- Though included in government documents, such as No health without mental health, the obligation to complete the IAPT roll-out is not included in the NHS Outcomes Framework for 2012/13 which is the crucial document for commissioners. If the government means what it says, IAPT targets should be reflected in the NHS Outcomes Framework.
- After 2014 the IAPT programme needs a further phase when it is expanded to cover people suffering from long-term conditions and medically unexplained symptoms. The Children and Young Person’s IAPT will also need to continue till 2017.
- For all this to happen, the Commissioning Board will need to nurture IAPT and make it one of its priority projects, as will Health Education, England.
- The training of GPs will also need to change and include a rotation in an IAPT or CAMHS service.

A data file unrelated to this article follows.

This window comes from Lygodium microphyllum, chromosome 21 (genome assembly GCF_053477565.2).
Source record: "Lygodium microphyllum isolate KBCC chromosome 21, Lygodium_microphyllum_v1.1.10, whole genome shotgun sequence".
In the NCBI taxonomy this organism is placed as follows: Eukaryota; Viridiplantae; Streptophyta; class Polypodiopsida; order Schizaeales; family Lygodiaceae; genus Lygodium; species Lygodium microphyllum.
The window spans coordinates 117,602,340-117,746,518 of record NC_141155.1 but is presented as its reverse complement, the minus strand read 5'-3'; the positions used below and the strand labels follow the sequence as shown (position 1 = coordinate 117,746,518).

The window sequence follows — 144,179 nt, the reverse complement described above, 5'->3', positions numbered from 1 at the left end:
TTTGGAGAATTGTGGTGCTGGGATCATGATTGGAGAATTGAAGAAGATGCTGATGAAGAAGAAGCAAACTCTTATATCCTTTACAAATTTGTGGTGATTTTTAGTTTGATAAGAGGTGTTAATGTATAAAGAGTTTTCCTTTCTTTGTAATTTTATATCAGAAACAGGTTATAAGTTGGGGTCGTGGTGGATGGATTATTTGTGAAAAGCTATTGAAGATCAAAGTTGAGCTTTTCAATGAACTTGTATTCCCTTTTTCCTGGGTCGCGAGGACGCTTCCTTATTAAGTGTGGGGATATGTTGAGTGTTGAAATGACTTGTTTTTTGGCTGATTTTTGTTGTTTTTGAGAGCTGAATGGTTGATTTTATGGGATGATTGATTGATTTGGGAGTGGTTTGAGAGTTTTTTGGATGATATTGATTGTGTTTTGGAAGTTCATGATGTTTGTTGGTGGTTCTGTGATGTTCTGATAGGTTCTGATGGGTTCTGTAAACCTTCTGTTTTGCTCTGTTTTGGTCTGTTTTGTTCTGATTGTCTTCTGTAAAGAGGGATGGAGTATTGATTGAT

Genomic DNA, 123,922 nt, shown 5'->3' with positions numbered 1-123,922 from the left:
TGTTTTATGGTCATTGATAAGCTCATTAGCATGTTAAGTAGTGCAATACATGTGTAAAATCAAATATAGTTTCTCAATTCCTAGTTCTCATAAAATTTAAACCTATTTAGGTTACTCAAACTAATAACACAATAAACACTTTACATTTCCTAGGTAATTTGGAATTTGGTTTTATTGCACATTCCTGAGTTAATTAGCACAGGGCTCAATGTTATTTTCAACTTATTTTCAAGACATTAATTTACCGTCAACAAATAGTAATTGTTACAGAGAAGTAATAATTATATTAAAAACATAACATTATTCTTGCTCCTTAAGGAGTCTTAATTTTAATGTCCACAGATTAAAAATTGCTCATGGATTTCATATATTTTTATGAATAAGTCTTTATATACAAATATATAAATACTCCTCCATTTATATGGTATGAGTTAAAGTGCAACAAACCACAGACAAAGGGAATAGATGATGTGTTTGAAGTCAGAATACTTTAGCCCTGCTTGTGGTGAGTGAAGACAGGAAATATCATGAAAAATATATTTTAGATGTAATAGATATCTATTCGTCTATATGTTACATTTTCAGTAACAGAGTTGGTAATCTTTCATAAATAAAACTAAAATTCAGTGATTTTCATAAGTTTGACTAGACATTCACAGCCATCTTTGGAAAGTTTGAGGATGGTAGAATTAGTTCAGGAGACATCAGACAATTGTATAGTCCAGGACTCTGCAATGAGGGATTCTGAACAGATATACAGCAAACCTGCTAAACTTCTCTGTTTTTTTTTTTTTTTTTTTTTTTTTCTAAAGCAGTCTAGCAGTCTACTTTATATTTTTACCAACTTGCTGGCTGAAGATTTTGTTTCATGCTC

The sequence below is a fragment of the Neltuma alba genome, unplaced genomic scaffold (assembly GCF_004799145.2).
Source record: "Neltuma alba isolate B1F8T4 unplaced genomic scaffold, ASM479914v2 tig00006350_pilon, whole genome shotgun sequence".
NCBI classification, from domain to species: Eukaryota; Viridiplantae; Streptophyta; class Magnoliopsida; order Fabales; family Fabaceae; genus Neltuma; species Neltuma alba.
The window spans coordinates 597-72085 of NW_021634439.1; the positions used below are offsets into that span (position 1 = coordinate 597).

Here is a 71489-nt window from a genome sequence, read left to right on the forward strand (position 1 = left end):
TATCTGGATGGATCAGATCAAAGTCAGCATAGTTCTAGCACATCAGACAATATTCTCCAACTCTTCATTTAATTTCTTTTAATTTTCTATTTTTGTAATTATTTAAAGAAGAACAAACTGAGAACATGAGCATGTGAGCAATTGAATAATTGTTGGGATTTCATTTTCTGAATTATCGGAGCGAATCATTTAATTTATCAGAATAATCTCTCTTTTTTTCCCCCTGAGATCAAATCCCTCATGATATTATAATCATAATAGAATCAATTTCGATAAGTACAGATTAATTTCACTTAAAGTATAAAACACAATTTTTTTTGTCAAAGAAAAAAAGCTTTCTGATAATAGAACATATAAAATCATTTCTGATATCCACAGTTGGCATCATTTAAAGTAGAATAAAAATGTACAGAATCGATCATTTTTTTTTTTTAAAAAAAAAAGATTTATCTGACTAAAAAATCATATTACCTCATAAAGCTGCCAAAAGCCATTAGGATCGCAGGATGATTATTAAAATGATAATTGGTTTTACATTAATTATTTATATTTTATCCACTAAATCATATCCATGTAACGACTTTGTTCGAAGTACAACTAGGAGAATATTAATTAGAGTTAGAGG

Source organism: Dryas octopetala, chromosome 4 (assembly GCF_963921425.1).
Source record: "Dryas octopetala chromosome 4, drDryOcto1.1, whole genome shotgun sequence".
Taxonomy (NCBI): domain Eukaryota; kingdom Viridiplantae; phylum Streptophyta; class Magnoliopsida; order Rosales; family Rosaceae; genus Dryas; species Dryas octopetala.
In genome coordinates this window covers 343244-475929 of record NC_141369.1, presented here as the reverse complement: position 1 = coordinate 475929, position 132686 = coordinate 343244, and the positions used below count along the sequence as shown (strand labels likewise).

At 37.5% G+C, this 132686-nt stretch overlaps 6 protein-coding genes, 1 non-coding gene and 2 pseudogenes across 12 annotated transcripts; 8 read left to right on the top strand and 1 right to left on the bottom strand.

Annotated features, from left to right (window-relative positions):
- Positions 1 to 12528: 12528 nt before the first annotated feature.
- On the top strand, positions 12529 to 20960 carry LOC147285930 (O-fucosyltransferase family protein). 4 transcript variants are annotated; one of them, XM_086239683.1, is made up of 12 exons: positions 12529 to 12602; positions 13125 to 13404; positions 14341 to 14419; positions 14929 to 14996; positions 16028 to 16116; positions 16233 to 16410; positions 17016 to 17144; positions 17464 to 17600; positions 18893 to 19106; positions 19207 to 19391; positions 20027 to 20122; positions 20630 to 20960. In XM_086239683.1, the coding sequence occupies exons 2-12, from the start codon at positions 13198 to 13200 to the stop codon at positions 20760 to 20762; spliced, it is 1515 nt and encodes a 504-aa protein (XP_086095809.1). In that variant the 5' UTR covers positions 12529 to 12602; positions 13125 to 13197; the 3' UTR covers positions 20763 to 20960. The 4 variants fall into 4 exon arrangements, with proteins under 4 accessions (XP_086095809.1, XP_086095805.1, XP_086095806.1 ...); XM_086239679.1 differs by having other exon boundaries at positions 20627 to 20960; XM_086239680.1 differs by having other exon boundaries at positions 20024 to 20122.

- And recruitment to psychiatry should be increased, if we are to handle properly the more complex cases of mental illness.
The need for a rethink is urgent. At present mental health care is, if anything, being cut. It should be expanded. This is a matter of fairness, to remedy a gross inequality, and it is a matter of simple economics – the net cost to the NHS would be very small. When everyone praises early intervention, it is particularly shocking that the sharpest cuts today are those affecting children.
The NHS aims to save £20 billion on existing activities in order to finance new activities required by new needs, old unmet needs, and new technology. Nowhere is the case for extra spending more strong. In mental health there is massive unmet need and there are new treatments which are only beginning to be rolled out. We appeal to commissioners to think again.
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Professor Richard Layard, the Baron Layard, is Director of the Well-Being Programme at LSE’s Centre for Economic Performance. He is a labour economist who has worked for most of his life on how to reduce unemployment and inequality. He is also one of the first economists to have worked on happiness, and his main current interest is in how better mental health could improve our social and economic life.